I honestly have no idea what I was thinking when I first reviewed this one. Of all my reviews so far, this is by far the one I regret the most. I freakin’ love this album, and it frankly boggles my mind that I could’ve been “indifferent” to this album at some point. The songs here are short and to the point. They’ve got great melodies, sung with amazing vocals, backed by an outstanding band. I don’t think there’s a single track on this album that I don’t love the crap out of, but “So Long,” “Honey Chile” and “Blue Monday” are definite highlights. This is Fats Domino! is a stong contender for my favorite of the book’s 50’s rock and roll albums (just outranked by The “Chirping” Crickets) and is a must-listen for anyone interested in the music of the decade.

Ellington at Newport

Ellington at Newport by Duke Ellington (1956)

Duke Ellington’s performance at the 1956 Newport Jazz Festival is truly legendary. Jazz fans still talk about it to this day. It was monumental to the point that it’s considered a historical album for music history, not to mention the high point of Duke Ellington’s entire decades-long career. I agree wholeheartedly with all of those sentiments, and while I would still place it around the middle on the rankings, I completely respect this record and all of the countless accolades it has received. “Diminuendo in Blue” is one of the greatest jazz tracks of all time, the trilogy of “Festival Junction,” “Blues to Be There” and “Newport Up” are excellent, and the concert’s closer “Skin Deep” is one of the best drum solos I’ve ever heard. These tracks alone make the album more than worthwhile, but sadly the remaining tracks I found to be simply forgettable. The aforementioned tracks more than make up for this, but there are simply too many “average” tracks for the album to be higher than the middle of the rankings. Other than that, this is an outstanding album, and is an indispensable part of jazz history.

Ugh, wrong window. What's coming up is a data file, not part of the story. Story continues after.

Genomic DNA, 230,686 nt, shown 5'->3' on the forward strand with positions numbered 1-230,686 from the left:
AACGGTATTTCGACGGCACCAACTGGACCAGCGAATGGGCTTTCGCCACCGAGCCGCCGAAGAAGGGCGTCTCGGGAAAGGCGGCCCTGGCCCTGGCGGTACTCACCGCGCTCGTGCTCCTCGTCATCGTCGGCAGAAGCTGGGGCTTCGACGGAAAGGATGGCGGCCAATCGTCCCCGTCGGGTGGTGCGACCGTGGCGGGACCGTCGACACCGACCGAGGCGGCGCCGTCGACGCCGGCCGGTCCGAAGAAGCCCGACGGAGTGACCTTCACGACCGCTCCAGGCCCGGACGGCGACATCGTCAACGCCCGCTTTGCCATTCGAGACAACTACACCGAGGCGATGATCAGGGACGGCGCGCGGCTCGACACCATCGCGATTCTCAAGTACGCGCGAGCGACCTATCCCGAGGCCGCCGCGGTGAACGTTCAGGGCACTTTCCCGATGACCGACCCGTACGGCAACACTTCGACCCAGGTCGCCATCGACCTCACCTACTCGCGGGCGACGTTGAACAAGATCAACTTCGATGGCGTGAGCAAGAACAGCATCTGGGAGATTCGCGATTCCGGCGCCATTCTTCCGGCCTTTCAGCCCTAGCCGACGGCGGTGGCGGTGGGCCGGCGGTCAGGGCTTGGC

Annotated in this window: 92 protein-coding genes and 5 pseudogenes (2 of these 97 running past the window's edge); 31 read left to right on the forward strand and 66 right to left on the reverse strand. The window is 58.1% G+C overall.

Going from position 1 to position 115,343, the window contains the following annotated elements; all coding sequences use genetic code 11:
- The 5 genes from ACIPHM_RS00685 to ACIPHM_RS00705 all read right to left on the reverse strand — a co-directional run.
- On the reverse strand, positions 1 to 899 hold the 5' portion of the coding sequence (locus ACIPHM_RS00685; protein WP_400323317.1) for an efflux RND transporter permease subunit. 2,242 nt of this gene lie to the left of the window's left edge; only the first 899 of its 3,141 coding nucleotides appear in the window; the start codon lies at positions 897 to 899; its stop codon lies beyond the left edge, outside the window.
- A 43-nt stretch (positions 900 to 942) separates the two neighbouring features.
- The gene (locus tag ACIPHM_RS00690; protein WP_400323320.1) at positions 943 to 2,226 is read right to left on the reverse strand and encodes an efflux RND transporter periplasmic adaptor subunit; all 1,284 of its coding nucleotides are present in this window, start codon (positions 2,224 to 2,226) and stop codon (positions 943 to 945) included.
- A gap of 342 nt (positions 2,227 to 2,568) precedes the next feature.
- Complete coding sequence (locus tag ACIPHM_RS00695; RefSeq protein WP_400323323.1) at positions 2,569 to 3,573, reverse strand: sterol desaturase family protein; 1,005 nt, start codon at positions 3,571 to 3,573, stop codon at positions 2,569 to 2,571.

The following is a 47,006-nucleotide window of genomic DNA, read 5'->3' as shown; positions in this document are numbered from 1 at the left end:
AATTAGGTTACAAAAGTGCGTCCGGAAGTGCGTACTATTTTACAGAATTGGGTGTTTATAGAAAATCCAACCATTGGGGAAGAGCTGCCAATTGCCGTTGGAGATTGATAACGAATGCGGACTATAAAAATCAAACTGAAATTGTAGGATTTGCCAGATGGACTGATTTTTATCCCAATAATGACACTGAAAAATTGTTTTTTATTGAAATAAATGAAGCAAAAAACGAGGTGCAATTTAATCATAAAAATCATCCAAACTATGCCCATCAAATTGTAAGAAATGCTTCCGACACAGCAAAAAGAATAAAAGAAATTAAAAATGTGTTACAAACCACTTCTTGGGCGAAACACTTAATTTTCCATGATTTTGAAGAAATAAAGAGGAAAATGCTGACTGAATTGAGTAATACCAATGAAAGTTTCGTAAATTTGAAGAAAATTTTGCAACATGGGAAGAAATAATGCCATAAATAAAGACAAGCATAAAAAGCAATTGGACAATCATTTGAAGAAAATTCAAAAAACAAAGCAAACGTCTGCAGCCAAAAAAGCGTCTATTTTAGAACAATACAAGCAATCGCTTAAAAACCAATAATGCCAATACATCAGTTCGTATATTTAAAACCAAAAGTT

Songs For Swingin' Lovers! cover

Songs for Swingin’ Lovers! by Frank Sinatra (1956)

His previous album in the book, In the Wee Small Hours, is an absolute masterpiece. This album, while high in quality, doesn’t quite meet the same heights as its predecessor. Not at all, of course, because of its much more cheerful and happy tone. Far from it, in fact; joy can often be the most potent emotion art can conjure. I enjoy this album very much, but the collections of songs here don’t work as well as a cohesive whole. What made Wee Small Hours so great was that it felt much more like an album, with Swingin’ Lovers feeling more like a collection of singles. Amazing singles, but singles nonetheless. The former album was focused on mood, raw emotion, and atmosphere, while this one is more concerned with crafting quality, catchy pop tunes. Both of those are great in my opinion, but in terms of what makes a more memorable album, I believe the former works much more well. So, Songs for Swingin’ Lovers! is a top-quality record, but is sadly just not as strong as his previous album.

The Chirping Crickets cover

The “Chirping” Crickets by Buddy Holly and the Crickets (1957)